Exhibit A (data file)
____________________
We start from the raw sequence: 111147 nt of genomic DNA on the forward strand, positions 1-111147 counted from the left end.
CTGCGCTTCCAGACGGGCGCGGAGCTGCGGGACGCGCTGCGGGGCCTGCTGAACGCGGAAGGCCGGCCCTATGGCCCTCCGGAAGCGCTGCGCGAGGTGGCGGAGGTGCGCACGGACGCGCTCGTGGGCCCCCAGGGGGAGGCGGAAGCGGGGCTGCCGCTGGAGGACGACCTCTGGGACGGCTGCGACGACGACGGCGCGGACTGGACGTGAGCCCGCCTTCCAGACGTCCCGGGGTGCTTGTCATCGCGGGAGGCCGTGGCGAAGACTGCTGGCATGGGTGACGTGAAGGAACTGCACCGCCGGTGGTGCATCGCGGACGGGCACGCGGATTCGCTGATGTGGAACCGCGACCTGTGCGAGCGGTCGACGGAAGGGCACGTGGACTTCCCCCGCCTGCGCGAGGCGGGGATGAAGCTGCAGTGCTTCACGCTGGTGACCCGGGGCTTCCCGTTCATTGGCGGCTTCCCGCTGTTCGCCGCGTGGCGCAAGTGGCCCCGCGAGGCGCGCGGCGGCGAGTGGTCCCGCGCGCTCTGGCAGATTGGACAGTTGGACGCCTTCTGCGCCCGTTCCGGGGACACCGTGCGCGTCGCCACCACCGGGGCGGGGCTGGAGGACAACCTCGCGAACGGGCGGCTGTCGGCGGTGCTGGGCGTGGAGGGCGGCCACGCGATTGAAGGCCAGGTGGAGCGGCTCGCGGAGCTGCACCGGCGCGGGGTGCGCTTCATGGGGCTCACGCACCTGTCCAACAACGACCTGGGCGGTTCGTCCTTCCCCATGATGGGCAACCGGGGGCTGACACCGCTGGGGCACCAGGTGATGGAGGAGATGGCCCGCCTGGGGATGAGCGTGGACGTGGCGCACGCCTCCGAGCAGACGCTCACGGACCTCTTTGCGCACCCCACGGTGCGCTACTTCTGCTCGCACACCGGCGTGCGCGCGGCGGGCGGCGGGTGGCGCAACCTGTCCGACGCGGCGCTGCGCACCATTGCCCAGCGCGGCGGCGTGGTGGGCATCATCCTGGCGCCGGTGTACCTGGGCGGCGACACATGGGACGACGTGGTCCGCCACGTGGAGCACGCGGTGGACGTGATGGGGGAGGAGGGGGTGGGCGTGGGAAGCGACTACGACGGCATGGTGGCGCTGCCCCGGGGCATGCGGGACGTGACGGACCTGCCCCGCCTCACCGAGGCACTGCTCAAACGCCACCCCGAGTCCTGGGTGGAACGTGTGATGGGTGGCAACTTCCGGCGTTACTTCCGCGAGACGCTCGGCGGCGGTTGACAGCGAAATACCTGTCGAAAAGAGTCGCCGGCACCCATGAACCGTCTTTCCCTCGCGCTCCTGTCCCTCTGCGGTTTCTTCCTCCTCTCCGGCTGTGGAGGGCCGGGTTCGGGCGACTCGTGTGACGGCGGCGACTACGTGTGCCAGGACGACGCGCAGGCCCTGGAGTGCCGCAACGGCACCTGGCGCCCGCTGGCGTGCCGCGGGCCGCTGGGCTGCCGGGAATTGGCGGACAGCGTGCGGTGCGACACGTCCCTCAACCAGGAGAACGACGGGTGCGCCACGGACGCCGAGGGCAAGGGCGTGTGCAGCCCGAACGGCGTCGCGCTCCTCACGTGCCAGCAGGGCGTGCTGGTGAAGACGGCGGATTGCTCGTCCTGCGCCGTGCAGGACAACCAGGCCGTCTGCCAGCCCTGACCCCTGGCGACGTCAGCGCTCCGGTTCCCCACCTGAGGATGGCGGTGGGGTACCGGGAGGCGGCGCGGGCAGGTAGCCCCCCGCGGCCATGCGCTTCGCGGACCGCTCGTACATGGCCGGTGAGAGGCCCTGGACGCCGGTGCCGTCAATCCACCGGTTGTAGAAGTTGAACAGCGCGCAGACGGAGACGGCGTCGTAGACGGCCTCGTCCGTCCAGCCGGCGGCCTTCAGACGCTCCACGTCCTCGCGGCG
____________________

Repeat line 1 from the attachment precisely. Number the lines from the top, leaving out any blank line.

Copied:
We start from the raw sequence: 111147 nt of genomic DNA on the forward strand, positions 1-111147 counted from the left end.